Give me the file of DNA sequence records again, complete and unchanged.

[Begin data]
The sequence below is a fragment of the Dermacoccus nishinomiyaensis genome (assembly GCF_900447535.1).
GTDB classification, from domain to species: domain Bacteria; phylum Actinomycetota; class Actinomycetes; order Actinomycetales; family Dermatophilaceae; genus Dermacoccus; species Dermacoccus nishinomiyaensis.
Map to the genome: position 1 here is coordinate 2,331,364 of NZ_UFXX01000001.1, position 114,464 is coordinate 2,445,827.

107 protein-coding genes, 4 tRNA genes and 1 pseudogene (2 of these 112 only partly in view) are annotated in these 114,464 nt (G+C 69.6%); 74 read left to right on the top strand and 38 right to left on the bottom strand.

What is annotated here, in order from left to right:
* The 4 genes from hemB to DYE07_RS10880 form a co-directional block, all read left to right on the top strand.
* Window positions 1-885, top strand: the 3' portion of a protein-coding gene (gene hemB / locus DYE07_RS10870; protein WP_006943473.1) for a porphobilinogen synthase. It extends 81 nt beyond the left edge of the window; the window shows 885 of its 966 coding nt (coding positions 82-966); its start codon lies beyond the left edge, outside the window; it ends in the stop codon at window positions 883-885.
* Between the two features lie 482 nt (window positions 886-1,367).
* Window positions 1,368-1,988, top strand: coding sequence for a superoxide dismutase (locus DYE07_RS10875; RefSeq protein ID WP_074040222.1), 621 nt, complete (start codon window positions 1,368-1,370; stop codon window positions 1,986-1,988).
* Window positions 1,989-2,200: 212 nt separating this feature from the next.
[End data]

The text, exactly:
The sequence below is a fragment of the Dermacoccus nishinomiyaensis genome (assembly GCF_900447535.1).
GTDB classification, from domain to species: domain Bacteria; phylum Actinomycetota; class Actinomycetes; order Actinomycetales; family Dermatophilaceae; genus Dermacoccus; species Dermacoccus nishinomiyaensis.
Map to the genome: position 1 here is coordinate 2,331,364 of NZ_UFXX01000001.1, position 114,464 is coordinate 2,445,827.

107 protein-coding genes, 4 tRNA genes and 1 pseudogene (2 of these 112 only partly in view) are annotated in these 114,464 nt (G+C 69.6%); 74 read left to right on the top strand and 38 right to left on the bottom strand.

What is annotated here, in order from left to right:
* The 4 genes from hemB to DYE07_RS10880 form a co-directional block, all read left to right on the top strand.
* Window positions 1-885, top strand: the 3' portion of a protein-coding gene (gene hemB / locus DYE07_RS10870; protein WP_006943473.1) for a porphobilinogen synthase. It extends 81 nt beyond the left edge of the window; the window shows 885 of its 966 coding nt (coding positions 82-966); its start codon lies beyond the left edge, outside the window; it ends in the stop codon at window positions 883-885.
* Between the two features lie 482 nt (window positions 886-1,367).
* Window positions 1,368-1,988, top strand: coding sequence for a superoxide dismutase (locus DYE07_RS10875; RefSeq protein ID WP_074040222.1), 621 nt, complete (start codon window positions 1,368-1,370; stop codon window positions 1,986-1,988).
* Window positions 1,989-2,200: 212 nt separating this feature from the next.